Coming Home: Using Fulbright Connections to Change Language Education

Jul 03, 2018

By Durdona Karimova, 2014-2015, Fulbright Foreign Language Teaching Assistant from Uzbekistan

Durdona Karimova, 2014-2015, Fulbright FLTA from Uzbekistan, hosts a workshop on innovative language teaching techniques at Tashkent State University of Law, Uzbekistan

Education runs in my family. My grandfather was a school principal, my grandmother was a recognized and awarded teacher, and my mother is a language teacher, whose ability to win the interest of bored students fascinated me as a child.

While the tendency to value sons more than daughters was common for some parents in Uzbekistan, my father valued and fostered equal educational opportunities for my siblings and me.  I took full advantage of this familial support, earning a Bachelor of Arts in English and German Philology with Honors, and a Master of Arts in English Linguistics from the Uzbek State World Languages University.

When I began teaching, I introduced using puppets to a gender-imbalanced group of students who were difficult to work with. Puppets turned out to be an innovative way to work with challenging students, as it allowed them to “depersonalize” their actions and view them from a different (puppet’s) perspective.

My first trip to the United States was inspired by a statement I read on the University of Texas at Austin’s website: “What starts here changes the world.” This prompted me to reflect on how I could improve educational opportunities in Uzbekistan and led me to pursue a Fulbright Foreign Language Teaching Assistantship.

Serving as a cultural and language ambassador through the Fulbright Foreign Language Teaching Assistantship Program at the University of Texas at Austin was a meaningful start to sharing the language learning techniques I obtained at the Texas Language Center. Additionally, as a faculty member, I worked with the Canvas online course management system and observed how it can enhance student-teacher interactions. Canvas has the potential to offer vast improvements to academic outcomes in Uzbekistan.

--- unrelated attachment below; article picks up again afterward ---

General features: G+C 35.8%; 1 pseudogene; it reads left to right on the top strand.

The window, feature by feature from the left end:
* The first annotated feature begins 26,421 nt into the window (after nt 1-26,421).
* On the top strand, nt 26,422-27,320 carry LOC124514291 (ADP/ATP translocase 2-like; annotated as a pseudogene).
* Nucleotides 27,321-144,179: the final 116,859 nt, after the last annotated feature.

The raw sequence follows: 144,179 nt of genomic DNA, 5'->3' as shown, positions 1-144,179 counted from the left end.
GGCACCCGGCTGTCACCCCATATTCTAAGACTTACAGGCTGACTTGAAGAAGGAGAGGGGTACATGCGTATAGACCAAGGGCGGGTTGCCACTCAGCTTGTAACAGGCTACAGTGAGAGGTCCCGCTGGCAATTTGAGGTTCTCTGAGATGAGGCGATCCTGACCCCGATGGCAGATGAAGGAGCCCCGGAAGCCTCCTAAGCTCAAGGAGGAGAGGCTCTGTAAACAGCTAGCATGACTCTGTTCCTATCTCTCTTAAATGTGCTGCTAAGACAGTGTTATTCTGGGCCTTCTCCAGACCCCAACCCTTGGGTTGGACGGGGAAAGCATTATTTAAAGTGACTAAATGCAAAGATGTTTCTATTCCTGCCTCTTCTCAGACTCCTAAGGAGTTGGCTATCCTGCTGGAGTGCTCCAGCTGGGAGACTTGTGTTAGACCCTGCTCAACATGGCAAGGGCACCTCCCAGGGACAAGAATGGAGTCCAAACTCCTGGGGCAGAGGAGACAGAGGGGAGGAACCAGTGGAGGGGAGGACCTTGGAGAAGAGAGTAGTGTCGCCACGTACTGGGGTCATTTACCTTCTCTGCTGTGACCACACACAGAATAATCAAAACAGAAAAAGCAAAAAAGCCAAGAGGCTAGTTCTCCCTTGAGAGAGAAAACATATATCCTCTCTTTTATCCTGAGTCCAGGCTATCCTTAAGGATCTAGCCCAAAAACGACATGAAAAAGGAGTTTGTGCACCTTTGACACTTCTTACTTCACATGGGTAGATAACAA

The next step in my work was to become a language professional with international experience and cultural sensitivity who could contribute to Uzbekistan’s educational systems. The common perception of my country is that it is a novice-independent, developing nation, which is rapidly improving in areas such as foreign language education.

Currently, I am a lecturer of Country Studies, Foreign Language Acquisition, English for Lawyers and Intercultural Competence courses at Tashkent State University of Law. The professional contacts I gained through the Fulbright Program have enabled essential additions to my lectures such as online videoconferences with fellow Fulbrighters from the Philippines and Turkey, and virtually connecting them with my students. My students are now able to connect with students from other countries and share their cultures, skills, and interests – all in English.

While at the Texas Language Center, I arranged seasonal workshops for foreign language teachers. Upon returning to Uzbekistan, I used similar principles to organize a Peer Support Group for several experienced English teachers. This team visits remote areas and offers workshops to help teachers improve their English speaking and writing skills, obtain new teaching techniques, as well as online materials.

I am deeply grateful to the U.S. State Department, the Institute of International Education, and the U.S. Embassy in Tashkent for launching this project and giving teachers like me an opportunity to refine our skills, learn about American society and values, and collaborate with our colleagues on a global scale. “What starts here changes the world” is happening in Uzbekistan with your help and participation!

 


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